Money Management - The District Credit Union

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Money Management

Saving – How saving works … it’s all about interest

Most of the time, you have to work to get money. But you may not know that your money can work for you – everyday. That’s a good deal! It’s all about interest. The District will PAY YOU interest on money you deposit with them.

The interest rate that The District pays is a percentage that rises and falls as the economy changes.

There are two kinds of interest

  • Simple interest is calculated on the amount of money you deposit.
  • Compound interest is more powerful. This interest is calculated on your deposits plus any interest you’ve already earned. So the interest the credit union paid you last month now becomes part of your new total, and you earn interest on that money too. Your money is growing all by itself. And you don’t have to do anything but keep your money in your savings account. It’s that easy!

When the amount of money you have deposited in your savings account gets larger, compounding gives you spectacular results.  Compounding means that you earn interest on top of interest!

Interest = Principal x Interest Rate x Time

Value of $101 year2 years4 years6 years

Saving money is easier said than done. There’s more to it than just spending less (although cutting expenses can be challenging). Use these helpful tools and resources to stay on track with your savings.

Saving – Pay Yourself First

Savings should be your priority, so don’t just say that you’ll save whatever is left over at the end of the month. Deposit savings into your federally insured savings account at The District as soon as you get paid. A credit union generally offers the same services as a bank, but since they are not-for-profit, they tend to pay you a higher rate of interest on your savings, charge fewer fees, and offer automobile and mortgage loans with lower interest rates;

Spending – Establishing a Realistic Budget

Establishing a realistic budget requires a careful observation of your spending habits, and the ability to break things down into essentials, non-essentials, and occasional expenses.  To gain a better understanding of your expenses and spending habits, the first step is to keep a record of your expenses. The amount you can save is determined by how much you make and how much you spend. Since you have more control over how much you spend, it is smart to take a critical look at your expenses. Write down everything you spend your money on for a couple weeks or a month. Be as detailed as possible, and try not to leave out small purchases. Place each purchase into a category such as: Rent, Car insurance, Car payments, Utilities, Gas, Food, Entertainment, etc.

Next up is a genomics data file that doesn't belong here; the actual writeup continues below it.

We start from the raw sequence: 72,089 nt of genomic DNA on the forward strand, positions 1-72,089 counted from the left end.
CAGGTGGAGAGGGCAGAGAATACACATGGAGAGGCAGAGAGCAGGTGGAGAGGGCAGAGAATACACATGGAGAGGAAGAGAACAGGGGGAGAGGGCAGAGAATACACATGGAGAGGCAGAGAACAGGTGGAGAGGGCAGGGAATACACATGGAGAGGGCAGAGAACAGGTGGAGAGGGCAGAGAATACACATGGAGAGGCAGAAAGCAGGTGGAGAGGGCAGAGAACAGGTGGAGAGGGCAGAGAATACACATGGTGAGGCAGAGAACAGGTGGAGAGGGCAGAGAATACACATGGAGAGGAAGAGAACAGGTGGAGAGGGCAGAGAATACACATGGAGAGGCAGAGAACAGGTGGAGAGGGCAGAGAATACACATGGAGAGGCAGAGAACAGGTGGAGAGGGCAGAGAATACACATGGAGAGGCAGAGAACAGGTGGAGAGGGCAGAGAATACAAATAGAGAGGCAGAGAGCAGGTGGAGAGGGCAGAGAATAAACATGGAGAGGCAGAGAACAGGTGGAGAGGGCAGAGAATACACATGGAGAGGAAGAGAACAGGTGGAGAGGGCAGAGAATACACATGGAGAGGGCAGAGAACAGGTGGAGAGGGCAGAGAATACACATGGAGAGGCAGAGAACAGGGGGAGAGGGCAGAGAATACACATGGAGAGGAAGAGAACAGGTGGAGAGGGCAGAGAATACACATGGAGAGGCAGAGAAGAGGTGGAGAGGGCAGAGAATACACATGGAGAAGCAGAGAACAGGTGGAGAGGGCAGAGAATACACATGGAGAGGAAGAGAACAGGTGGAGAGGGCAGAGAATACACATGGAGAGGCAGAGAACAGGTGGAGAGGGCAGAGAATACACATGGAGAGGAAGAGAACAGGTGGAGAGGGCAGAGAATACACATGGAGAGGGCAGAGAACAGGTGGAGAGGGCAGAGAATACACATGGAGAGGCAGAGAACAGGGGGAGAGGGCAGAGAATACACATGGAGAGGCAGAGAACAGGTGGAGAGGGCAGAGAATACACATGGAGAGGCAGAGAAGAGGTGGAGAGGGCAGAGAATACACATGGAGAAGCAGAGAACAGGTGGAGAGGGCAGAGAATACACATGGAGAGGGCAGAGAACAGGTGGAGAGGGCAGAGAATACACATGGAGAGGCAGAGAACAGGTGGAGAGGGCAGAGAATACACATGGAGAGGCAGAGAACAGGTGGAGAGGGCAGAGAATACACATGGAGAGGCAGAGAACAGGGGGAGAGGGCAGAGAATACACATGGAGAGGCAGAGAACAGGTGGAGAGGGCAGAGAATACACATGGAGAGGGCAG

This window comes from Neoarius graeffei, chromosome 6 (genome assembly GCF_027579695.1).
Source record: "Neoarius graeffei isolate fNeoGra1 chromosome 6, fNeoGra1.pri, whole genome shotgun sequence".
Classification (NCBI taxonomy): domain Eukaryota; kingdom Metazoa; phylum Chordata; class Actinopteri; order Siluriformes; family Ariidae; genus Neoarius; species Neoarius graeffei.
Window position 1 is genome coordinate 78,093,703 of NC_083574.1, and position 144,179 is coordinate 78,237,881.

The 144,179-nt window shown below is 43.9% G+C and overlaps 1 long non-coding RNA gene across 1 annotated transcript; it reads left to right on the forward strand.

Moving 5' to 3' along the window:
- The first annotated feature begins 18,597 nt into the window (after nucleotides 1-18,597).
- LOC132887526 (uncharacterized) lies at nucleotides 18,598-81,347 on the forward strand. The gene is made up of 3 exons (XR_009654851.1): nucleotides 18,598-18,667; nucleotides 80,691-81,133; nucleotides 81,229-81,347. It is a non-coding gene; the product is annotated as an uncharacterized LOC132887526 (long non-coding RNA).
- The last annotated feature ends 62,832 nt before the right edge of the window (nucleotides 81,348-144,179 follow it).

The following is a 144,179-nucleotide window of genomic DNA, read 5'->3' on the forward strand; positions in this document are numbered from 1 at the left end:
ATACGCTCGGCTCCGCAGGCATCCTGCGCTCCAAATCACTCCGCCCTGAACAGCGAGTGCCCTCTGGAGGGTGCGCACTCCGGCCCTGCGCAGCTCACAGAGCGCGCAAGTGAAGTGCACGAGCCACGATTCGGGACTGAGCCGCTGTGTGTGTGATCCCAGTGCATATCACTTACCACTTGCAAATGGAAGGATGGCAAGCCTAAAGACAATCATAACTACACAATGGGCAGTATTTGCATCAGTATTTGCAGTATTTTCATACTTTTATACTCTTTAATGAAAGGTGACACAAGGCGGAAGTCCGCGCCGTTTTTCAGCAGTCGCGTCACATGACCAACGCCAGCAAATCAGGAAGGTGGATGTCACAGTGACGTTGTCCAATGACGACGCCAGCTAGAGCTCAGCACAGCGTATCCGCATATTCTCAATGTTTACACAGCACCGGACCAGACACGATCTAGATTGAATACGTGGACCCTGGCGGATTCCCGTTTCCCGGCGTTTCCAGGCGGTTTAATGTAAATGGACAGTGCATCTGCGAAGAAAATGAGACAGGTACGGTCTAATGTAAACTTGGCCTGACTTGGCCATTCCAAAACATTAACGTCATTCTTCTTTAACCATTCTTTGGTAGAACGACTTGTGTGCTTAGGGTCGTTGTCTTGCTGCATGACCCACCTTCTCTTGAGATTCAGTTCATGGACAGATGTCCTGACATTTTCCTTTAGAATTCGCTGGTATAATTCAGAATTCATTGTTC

Keep a small notebook with you at all times. Get in the habit of recording every expense and saving the receipts.

Sit down once a week with your small notebook and receipts. Record your expenses in a larger notebook.

After a month or two has passed, go through your notebook to see how much money you spend in each category. You will be surprised when you look back at your record of expenses: $200 on fast food, $100 on ice cream? You will probably notice some obvious cuts you can make. Think about your priorities, and make cuts you can live with. Calculate how much those cuts will save you per year, and you will be more motivated to save.

Sometimes you need some help managing your expenses and keeping your spending under control. Use these helpful tools and resources to help manage your spending habits.

Home Budget Calculator and Worksheet

Need assistance staying on track with your finances? Use our calculator to analyze your current home budget, then use our budget worksheet to keep track of your spending and assist with saving money.

You Can Control Your Spending!

Whether you are a controlled spender or an over spender, there are ways to help improve your spending situation. Use this handout for some helpful tips to keep your spending manageable.

What’s Your Money Personality?

Are you a spender or a hoarder? Do you want to merge your savings or keep them to yourself? You know what you are, but if you are curious about your financial attitudes, check out this fun and handout.

Spending – Open a Checking Account

Though many think of checking accounts as accessible only by check, more commonly people are accessing their accounts with ATM cards, debit cards, or using online bill payment services offered through The District. Cash is becoming a less common method of paying for things because it’s safer to carry checks or a debit card than cash. When you pay a bill by check you have proof of payment. You can obtain a copy of a paid check to prove that you paid a bill. When you pay with cash, you have no proof.

Another benefit of a checking account is that it lets you establish credit. A well-maintained checking account is an asset to establishing and obtaining credit. Finally, a checking account helps you budget your money. Keeping a record of checking activities helps you budget your expenses and income.

How to Write a Check

Have you just opened your first checking account but don’t know the first thing about writing checks? Use this worksheet to identify the parts of a check and how to correctly write one.